Thomas Schelling

Schizophrenia, hypnosis, amnesia, narcosis, and anesthesia suggest that anything as complicated as the human brain, especially if designed with redundancy for good measure and most assuredly if not designed at all but arising out of a continuous process that began before we were reptiles, should be capable of representing more than one “person.” In fact, it must occasionally wire in a bit of memory that doesn’t belong or signal for a change in the body’s hormonal chemistry that makes us, at least momentarily, “somebody else.” I am reminded of the tantalizing distinction that someone made when my wife had our first child after two hours on sodium pentathol: It doesn’t make it hurt less, it just keeps you from remembering afterward. Strange that the prospect of pain can’t scare me once I’ve seen that, when I become conscious, I won’t remember!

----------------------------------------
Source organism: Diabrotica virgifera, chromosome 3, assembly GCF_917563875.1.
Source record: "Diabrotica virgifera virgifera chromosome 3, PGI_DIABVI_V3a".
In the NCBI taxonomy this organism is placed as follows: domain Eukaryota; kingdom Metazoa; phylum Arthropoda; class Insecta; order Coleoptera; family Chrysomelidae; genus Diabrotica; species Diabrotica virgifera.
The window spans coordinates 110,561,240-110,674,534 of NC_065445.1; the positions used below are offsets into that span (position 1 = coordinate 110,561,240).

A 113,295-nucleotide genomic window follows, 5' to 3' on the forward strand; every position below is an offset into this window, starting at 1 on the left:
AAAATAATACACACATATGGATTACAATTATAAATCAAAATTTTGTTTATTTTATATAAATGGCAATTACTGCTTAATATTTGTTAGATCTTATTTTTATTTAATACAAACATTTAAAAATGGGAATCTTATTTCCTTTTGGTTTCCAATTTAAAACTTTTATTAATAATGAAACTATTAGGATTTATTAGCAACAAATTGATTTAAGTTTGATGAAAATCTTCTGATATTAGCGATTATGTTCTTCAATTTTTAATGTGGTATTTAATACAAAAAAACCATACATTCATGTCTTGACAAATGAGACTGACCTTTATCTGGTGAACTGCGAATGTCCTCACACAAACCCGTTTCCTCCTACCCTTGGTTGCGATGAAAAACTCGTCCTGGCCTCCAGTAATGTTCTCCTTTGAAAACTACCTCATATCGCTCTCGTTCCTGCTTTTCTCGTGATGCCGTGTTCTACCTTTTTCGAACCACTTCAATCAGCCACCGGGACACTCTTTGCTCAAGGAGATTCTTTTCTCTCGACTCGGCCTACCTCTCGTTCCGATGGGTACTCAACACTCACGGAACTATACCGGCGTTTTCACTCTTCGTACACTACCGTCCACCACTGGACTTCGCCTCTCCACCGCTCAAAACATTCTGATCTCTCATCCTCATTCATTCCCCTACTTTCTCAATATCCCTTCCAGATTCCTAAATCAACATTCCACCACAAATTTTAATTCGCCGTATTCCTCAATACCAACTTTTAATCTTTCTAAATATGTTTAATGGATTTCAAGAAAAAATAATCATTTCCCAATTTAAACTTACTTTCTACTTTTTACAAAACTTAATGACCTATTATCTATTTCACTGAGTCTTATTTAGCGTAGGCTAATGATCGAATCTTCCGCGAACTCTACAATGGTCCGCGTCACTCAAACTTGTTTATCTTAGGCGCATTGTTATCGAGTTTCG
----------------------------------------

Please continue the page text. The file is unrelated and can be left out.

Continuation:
Thomas Schelling, ‘The Intimate Contest for Self-command’, The Public Interest, vol. 60 (Summer, 1980), pp. 97-98